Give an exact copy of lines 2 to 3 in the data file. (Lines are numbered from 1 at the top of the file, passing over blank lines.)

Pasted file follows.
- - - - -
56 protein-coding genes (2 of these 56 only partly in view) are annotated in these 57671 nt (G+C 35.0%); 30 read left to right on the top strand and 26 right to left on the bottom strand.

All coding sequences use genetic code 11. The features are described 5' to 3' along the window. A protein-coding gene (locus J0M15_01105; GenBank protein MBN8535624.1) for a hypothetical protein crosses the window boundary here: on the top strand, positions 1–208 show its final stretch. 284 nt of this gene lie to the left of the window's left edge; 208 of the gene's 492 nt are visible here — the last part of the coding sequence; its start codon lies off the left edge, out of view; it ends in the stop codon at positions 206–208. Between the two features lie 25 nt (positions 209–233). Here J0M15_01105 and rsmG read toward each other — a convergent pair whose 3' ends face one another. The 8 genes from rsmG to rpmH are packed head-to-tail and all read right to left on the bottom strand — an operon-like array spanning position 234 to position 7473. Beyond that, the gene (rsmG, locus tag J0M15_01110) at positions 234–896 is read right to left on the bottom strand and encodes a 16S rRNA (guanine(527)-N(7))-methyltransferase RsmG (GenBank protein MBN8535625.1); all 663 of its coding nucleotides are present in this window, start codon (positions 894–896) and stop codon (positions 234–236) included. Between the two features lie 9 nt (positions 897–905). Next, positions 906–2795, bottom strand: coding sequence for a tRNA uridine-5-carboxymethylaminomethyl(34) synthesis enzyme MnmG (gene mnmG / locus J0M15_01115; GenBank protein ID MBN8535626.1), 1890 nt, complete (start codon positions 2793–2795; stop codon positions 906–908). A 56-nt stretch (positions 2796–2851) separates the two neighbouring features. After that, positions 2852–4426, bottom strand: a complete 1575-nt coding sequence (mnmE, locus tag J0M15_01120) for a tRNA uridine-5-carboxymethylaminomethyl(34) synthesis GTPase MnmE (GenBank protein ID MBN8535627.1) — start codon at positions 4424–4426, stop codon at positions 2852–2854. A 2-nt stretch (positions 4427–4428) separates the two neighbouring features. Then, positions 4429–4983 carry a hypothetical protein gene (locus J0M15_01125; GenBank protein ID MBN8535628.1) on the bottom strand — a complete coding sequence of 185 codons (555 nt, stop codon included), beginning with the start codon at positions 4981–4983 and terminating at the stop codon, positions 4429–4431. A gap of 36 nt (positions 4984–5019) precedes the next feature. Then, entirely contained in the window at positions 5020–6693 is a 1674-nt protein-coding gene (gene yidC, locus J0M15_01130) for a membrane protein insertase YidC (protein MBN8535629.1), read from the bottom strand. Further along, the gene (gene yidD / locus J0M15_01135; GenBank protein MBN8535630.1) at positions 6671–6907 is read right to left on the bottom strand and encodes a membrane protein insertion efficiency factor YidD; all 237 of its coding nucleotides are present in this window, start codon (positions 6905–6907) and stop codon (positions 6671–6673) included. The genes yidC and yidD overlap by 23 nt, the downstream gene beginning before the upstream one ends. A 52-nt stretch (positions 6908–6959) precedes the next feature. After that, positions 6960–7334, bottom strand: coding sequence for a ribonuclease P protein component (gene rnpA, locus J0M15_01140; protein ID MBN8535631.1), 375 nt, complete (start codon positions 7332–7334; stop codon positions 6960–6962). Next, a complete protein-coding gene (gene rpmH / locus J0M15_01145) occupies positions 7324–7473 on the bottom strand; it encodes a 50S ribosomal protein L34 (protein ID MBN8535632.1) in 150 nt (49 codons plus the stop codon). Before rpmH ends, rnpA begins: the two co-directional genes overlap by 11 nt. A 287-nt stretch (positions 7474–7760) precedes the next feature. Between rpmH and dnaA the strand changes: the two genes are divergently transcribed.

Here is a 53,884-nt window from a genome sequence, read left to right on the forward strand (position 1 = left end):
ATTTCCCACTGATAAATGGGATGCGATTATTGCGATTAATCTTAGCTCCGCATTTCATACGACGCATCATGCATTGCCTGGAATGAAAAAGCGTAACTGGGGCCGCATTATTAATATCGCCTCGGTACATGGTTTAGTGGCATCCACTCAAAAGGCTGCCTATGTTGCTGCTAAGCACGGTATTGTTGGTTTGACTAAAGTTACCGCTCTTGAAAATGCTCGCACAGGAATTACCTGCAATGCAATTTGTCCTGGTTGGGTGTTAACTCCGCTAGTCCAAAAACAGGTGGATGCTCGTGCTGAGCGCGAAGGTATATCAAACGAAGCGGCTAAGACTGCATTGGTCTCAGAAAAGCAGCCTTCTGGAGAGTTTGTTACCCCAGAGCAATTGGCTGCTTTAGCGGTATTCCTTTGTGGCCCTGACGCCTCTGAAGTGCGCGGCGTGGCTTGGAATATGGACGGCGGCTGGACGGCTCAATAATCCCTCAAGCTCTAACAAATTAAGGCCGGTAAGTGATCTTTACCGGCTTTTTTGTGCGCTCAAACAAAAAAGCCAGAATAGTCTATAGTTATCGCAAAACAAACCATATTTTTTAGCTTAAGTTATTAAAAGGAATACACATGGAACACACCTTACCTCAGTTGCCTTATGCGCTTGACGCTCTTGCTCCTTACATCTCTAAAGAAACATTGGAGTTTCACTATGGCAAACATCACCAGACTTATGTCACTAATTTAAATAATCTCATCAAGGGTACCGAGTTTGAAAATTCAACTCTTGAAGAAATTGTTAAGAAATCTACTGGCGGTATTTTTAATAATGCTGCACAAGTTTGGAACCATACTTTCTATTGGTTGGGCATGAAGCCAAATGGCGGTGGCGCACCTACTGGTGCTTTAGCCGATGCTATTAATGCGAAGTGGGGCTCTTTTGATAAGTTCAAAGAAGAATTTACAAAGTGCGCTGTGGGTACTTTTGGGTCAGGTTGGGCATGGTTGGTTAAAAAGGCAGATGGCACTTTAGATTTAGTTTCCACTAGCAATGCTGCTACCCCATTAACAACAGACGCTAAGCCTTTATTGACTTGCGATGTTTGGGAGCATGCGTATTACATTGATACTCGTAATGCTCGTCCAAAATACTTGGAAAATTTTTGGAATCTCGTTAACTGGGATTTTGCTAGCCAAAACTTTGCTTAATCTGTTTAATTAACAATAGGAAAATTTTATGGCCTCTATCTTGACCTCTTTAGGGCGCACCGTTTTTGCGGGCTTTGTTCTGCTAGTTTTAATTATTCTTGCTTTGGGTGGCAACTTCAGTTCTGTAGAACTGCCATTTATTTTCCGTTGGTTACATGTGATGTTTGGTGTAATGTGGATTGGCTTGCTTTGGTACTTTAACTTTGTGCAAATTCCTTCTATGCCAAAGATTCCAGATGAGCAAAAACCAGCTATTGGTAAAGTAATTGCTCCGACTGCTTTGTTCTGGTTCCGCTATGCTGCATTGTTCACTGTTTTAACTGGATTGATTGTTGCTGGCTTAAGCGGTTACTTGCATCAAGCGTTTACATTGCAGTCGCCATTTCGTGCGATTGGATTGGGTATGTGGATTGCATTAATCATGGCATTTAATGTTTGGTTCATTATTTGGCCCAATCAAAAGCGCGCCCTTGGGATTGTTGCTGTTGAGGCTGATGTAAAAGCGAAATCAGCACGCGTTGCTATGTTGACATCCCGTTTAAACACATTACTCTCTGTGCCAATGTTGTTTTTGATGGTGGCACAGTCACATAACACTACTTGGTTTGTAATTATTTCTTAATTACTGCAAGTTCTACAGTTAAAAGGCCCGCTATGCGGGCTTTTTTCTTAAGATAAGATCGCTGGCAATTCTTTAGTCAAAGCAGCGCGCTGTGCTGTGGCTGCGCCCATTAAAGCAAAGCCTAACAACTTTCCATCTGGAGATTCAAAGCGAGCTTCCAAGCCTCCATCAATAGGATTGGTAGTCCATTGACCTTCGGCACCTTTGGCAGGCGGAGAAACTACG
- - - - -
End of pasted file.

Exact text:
All coding sequences use genetic code 11. The features are described 5' to 3' along the window. A protein-coding gene (locus J0M15_01105; GenBank protein MBN8535624.1) for a hypothetical protein crosses the window boundary here: on the top strand, positions 1–208 show its final stretch. 284 nt of this gene lie to the left of the window's left edge; 208 of the gene's 492 nt are visible here — the last part of the coding sequence; its start codon lies off the left edge, out of view; it ends in the stop codon at positions 206–208. Between the two features lie 25 nt (positions 209–233). Here J0M15_01105 and rsmG read toward each other — a convergent pair whose 3' ends face one another. The 8 genes from rsmG to rpmH are packed head-to-tail and all read right to left on the bottom strand — an operon-like array spanning position 234 to position 7473. Beyond that, the gene (rsmG, locus tag J0M15_01110) at positions 234–896 is read right to left on the bottom strand and encodes a 16S rRNA (guanine(527)-N(7))-methyltransferase RsmG (GenBank protein MBN8535625.1); all 663 of its coding nucleotides are present in this window, start codon (positions 894–896) and stop codon (positions 234–236) included. Between the two features lie 9 nt (positions 897–905). Next, positions 906–2795, bottom strand: coding sequence for a tRNA uridine-5-carboxymethylaminomethyl(34) synthesis enzyme MnmG (gene mnmG / locus J0M15_01115; GenBank protein ID MBN8535626.1), 1890 nt, complete (start codon positions 2793–2795; stop codon positions 906–908). A 56-nt stretch (positions 2796–2851) separates the two neighbouring features. After that, positions 2852–4426, bottom strand: a complete 1575-nt coding sequence (mnmE, locus tag J0M15_01120) for a tRNA uridine-5-carboxymethylaminomethyl(34) synthesis GTPase MnmE (GenBank protein ID MBN8535627.1) — start codon at positions 4424–4426, stop codon at positions 2852–2854. A 2-nt stretch (positions 4427–4428) separates the two neighbouring features. Then, positions 4429–4983 carry a hypothetical protein gene (locus J0M15_01125; GenBank protein ID MBN8535628.1) on the bottom strand — a complete coding sequence of 185 codons (555 nt, stop codon included), beginning with the start codon at positions 4981–4983 and terminating at the stop codon, positions 4429–4431. A gap of 36 nt (positions 4984–5019) precedes the next feature. Then, entirely contained in the window at positions 5020–6693 is a 1674-nt protein-coding gene (gene yidC, locus J0M15_01130) for a membrane protein insertase YidC (protein MBN8535629.1), read from the bottom strand. Further along, the gene (gene yidD / locus J0M15_01135; GenBank protein MBN8535630.1) at positions 6671–6907 is read right to left on the bottom strand and encodes a membrane protein insertion efficiency factor YidD; all 237 of its coding nucleotides are present in this window, start codon (positions 6905–6907) and stop codon (positions 6671–6673) included. The genes yidC and yidD overlap by 23 nt, the downstream gene beginning before the upstream one ends. A 52-nt stretch (positions 6908–6959) precedes the next feature. After that, positions 6960–7334, bottom strand: coding sequence for a ribonuclease P protein component (gene rnpA, locus J0M15_01140; protein ID MBN8535631.1), 375 nt, complete (start codon positions 7332–7334; stop codon positions 6960–6962). Next, a complete protein-coding gene (gene rpmH / locus J0M15_01145) occupies positions 7324–7473 on the bottom strand; it encodes a 50S ribosomal protein L34 (protein ID MBN8535632.1) in 150 nt (49 codons plus the stop codon). Before rpmH ends, rnpA begins: the two co-directional genes overlap by 11 nt. A 287-nt stretch (positions 7474–7760) precedes the next feature. Between rpmH and dnaA the strand changes: the two genes are divergently transcribed.

Here is a 53,884-nt window from a genome sequence, read left to right on the forward strand (position 1 = left end):